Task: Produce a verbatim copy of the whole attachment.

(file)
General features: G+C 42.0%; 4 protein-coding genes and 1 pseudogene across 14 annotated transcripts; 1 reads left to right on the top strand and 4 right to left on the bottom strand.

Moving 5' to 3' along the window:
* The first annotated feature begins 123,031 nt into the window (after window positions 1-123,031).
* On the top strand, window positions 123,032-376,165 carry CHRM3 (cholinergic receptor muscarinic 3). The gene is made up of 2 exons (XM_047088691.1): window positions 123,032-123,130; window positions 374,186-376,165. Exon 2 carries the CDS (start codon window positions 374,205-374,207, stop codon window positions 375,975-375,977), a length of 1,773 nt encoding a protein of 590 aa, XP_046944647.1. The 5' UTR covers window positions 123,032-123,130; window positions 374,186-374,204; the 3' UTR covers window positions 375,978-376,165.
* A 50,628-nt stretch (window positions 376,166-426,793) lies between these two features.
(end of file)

General features: G+C 42.0%; 4 protein-coding genes and 1 pseudogene across 14 annotated transcripts; 1 reads left to right on the top strand and 4 right to left on the bottom strand.

Moving 5' to 3' along the window:
* The first annotated feature begins 123,031 nt into the window (after window positions 1-123,031).
* On the top strand, window positions 123,032-376,165 carry CHRM3 (cholinergic receptor muscarinic 3). The gene is made up of 2 exons (XM_047088691.1): window positions 123,032-123,130; window positions 374,186-376,165. Exon 2 carries the CDS (start codon window positions 374,205-374,207, stop codon window positions 375,975-375,977), a length of 1,773 nt encoding a protein of 590 aa, XP_046944647.1. The 5' UTR covers window positions 123,032-123,130; window positions 374,186-374,204; the 3' UTR covers window positions 375,978-376,165.
* A 50,628-nt stretch (window positions 376,166-426,793) lies between these two features.